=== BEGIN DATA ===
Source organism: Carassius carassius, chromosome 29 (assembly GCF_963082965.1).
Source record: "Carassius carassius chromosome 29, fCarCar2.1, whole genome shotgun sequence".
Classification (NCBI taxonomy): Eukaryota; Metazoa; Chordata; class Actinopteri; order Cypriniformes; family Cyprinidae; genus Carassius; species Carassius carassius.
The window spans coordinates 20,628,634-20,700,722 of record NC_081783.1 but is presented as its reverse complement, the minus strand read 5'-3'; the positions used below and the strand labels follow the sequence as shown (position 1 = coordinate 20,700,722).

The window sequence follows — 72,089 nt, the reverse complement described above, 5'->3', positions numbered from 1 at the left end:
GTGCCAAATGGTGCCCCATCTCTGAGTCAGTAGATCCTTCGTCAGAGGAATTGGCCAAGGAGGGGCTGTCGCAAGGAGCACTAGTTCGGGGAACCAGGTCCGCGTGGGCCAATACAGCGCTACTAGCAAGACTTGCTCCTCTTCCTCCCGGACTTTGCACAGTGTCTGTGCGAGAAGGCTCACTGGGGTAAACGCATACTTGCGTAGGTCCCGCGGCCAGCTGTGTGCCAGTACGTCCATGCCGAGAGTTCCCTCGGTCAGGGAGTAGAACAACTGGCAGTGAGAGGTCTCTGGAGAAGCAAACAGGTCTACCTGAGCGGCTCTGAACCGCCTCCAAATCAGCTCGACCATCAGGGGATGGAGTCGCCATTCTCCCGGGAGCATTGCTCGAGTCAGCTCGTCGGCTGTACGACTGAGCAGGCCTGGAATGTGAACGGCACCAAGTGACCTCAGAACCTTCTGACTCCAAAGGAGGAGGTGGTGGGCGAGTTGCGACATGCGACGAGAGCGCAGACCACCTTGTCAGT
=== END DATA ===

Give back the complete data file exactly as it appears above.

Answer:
Source organism: Carassius carassius, chromosome 29 (assembly GCF_963082965.1).
Source record: "Carassius carassius chromosome 29, fCarCar2.1, whole genome shotgun sequence".
Classification (NCBI taxonomy): Eukaryota; Metazoa; Chordata; class Actinopteri; order Cypriniformes; family Cyprinidae; genus Carassius; species Carassius carassius.
The window spans coordinates 20,628,634-20,700,722 of record NC_081783.1 but is presented as its reverse complement, the minus strand read 5'-3'; the positions used below and the strand labels follow the sequence as shown (position 1 = coordinate 20,700,722).

The window sequence follows — 72,089 nt, the reverse complement described above, 5'->3', positions numbered from 1 at the left end:
GTGCCAAATGGTGCCCCATCTCTGAGTCAGTAGATCCTTCGTCAGAGGAATTGGCCAAGGAGGGGCTGTCGCAAGGAGCACTAGTTCGGGGAACCAGGTCCGCGTGGGCCAATACAGCGCTACTAGCAAGACTTGCTCCTCTTCCTCCCGGACTTTGCACAGTGTCTGTGCGAGAAGGCTCACTGGGGTAAACGCATACTTGCGTAGGTCCCGCGGCCAGCTGTGTGCCAGTACGTCCATGCCGAGAGTTCCCTCGGTCAGGGAGTAGAACAACTGGCAGTGAGAGGTCTCTGGAGAAGCAAACAGGTCTACCTGAGCGGCTCTGAACCGCCTCCAAATCAGCTCGACCATCAGGGGATGGAGTCGCCATTCTCCCGGGAGCATTGCTCGAGTCAGCTCGTCGGCTGTACGACTGAGCAGGCCTGGAATGTGAACGGCACCAAGTGACCTCAGAACCTTCTGACTCCAAAGGAGGAGGTGGTGGGCGAGTTGCGACATGCGACGAGAGCGCAGACCACCTTGTCAGT